As if threat actors weren’t cagey enough, now they’re getting help from nation-states — at least, in the ideas department. And Craig Williams is frustrated by it.
“Nation-states are using DNS to spy on each other for espionage purposes,” said Williams, director of Talos, the threat intelligence arm of Cisco Systems. “The reason I have a big problem with that is, when you look at the way cybercrime works on the internet, the one repeatable pattern is that when a bad guy finds something new, like a new technique, to steal from someone else — well, everybody sees that and everyone thinks, ‘I’d like to try that.’ So even though the initial campaigns may be benign to the public, subsequent campaigns and copycats are probably not. And they will hurt the public, and that will hurt public trust in the whole DNS infrastructure.”
Here’s what’s happening: A group of threat actors, discovered by Talos late last year and dubbed Sea Turtle, has successfully attacked roughly 40 organizations in the Middle East and North Africa. The attack targets the Domain Name System by which organizations’ web addresses are assigned, essentially rerouting traffic from legitimate sites to dummy sites created by the hackers.
DNS Attacks Could Be Unleashed Anywhere
Williams discussed the situation in an interview during Cisco Live, the company’s massive user conference taking place in San Diego through June 13.
“Right now, it’s happening only in the Middle East and Africa,” Williams said. “So for the rest of the world, it’s not a concern yet. But those same techniques can be deployed against other countries and other registrars. It’s incredibly concerning.”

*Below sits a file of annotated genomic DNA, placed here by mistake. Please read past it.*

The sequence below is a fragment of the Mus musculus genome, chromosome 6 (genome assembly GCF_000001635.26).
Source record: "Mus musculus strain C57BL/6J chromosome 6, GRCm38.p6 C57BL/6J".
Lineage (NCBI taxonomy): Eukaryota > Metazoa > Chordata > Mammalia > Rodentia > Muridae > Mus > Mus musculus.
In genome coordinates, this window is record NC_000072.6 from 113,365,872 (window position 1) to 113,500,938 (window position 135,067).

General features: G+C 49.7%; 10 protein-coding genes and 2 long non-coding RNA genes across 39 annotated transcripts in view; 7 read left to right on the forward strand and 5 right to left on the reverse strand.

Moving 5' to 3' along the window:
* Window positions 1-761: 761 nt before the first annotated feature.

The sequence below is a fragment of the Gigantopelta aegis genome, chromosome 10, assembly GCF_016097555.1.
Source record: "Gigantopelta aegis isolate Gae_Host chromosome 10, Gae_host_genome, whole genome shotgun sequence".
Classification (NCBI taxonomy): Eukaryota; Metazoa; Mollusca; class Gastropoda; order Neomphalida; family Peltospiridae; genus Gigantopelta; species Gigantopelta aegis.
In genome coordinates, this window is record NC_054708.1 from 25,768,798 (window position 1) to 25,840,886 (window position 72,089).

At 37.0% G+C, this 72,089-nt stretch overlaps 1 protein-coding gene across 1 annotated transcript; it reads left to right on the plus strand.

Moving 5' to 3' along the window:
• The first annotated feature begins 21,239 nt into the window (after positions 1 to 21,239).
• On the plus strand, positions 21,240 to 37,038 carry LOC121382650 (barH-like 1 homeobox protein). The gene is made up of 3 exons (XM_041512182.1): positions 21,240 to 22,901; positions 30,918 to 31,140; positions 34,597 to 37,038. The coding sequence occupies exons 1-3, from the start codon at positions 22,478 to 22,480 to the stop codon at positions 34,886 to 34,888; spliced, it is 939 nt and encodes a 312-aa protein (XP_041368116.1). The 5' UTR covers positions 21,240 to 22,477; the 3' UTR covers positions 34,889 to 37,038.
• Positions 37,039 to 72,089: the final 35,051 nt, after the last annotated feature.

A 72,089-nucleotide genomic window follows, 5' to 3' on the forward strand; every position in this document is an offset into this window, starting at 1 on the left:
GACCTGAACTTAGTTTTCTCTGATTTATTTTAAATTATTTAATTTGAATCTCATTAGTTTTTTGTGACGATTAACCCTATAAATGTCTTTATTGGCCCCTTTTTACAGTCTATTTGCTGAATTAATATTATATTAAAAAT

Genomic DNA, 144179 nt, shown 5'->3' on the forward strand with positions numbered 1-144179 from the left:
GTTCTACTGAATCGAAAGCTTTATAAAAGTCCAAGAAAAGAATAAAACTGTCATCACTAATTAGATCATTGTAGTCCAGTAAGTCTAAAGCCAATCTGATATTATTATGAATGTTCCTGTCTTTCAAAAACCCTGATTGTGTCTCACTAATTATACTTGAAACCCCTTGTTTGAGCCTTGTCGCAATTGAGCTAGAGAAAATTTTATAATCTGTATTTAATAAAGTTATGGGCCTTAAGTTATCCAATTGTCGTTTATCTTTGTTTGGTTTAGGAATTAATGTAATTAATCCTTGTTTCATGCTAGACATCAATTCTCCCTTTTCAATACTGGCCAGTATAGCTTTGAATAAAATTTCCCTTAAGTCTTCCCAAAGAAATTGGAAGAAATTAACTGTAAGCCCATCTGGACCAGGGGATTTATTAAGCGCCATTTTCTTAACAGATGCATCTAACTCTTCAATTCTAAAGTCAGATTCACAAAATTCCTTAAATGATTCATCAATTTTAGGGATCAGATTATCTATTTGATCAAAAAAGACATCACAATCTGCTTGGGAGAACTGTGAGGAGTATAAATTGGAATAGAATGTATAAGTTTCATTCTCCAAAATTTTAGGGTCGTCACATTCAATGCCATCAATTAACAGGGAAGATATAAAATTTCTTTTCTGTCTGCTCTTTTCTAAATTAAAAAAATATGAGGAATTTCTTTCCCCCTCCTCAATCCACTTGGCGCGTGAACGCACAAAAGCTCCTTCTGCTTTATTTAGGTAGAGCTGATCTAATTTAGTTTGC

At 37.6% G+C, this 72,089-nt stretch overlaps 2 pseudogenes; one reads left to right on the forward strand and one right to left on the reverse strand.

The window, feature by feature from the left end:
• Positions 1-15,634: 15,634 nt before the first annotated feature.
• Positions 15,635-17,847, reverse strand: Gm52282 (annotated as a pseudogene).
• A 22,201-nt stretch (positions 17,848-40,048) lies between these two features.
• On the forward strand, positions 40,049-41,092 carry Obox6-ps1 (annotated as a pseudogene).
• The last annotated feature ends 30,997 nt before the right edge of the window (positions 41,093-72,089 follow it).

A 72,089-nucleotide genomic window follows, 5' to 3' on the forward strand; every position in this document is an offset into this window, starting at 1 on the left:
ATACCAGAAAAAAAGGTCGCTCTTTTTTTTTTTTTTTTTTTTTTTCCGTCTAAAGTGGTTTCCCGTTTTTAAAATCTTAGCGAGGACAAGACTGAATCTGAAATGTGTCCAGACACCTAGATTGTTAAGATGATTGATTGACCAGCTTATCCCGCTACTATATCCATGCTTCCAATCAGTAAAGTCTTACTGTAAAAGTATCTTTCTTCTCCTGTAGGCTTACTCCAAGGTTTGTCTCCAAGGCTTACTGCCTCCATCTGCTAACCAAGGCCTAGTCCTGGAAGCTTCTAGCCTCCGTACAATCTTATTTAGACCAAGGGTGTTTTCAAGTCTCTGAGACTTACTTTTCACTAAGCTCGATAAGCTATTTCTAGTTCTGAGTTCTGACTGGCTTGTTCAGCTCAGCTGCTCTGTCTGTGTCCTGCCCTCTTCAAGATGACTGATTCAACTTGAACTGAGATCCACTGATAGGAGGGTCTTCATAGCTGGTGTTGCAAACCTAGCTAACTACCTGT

As a threat intelligence organization, Talos spends its time investigating emerging cybersecurity threats so it can inform the cybersecurity world. Williams noted that unlike other such threats, which typically exploit vulnerabilities against businesses that have failed to properly patch networks, follow security best practices or properly train staff, the Sea Turtle campaign is an attack against the internet itself.
“Imagine waking up one day, and you want to buy something, so you go to your bank,” Williams said. “You just implicitly trust that when you type in your bank’s domain, you’re on your bank’s server. What if you’re not? What if you’re on an attacker’s server, and you just gave him your user name and password?”
Williams says he’s frustrated partly by the fact that nation-states have spawned this activity, either unaware or unconcerned that their national security activities would inevitably be copied by threat actors with far more pernicious objectives. “Threat actors see this, it gives them an idea, and they’ll find a way to deploy the same techniques against civilian targets.”
Read articles and check out videos from BizTech’s coverage of Cisco Live 2019 here.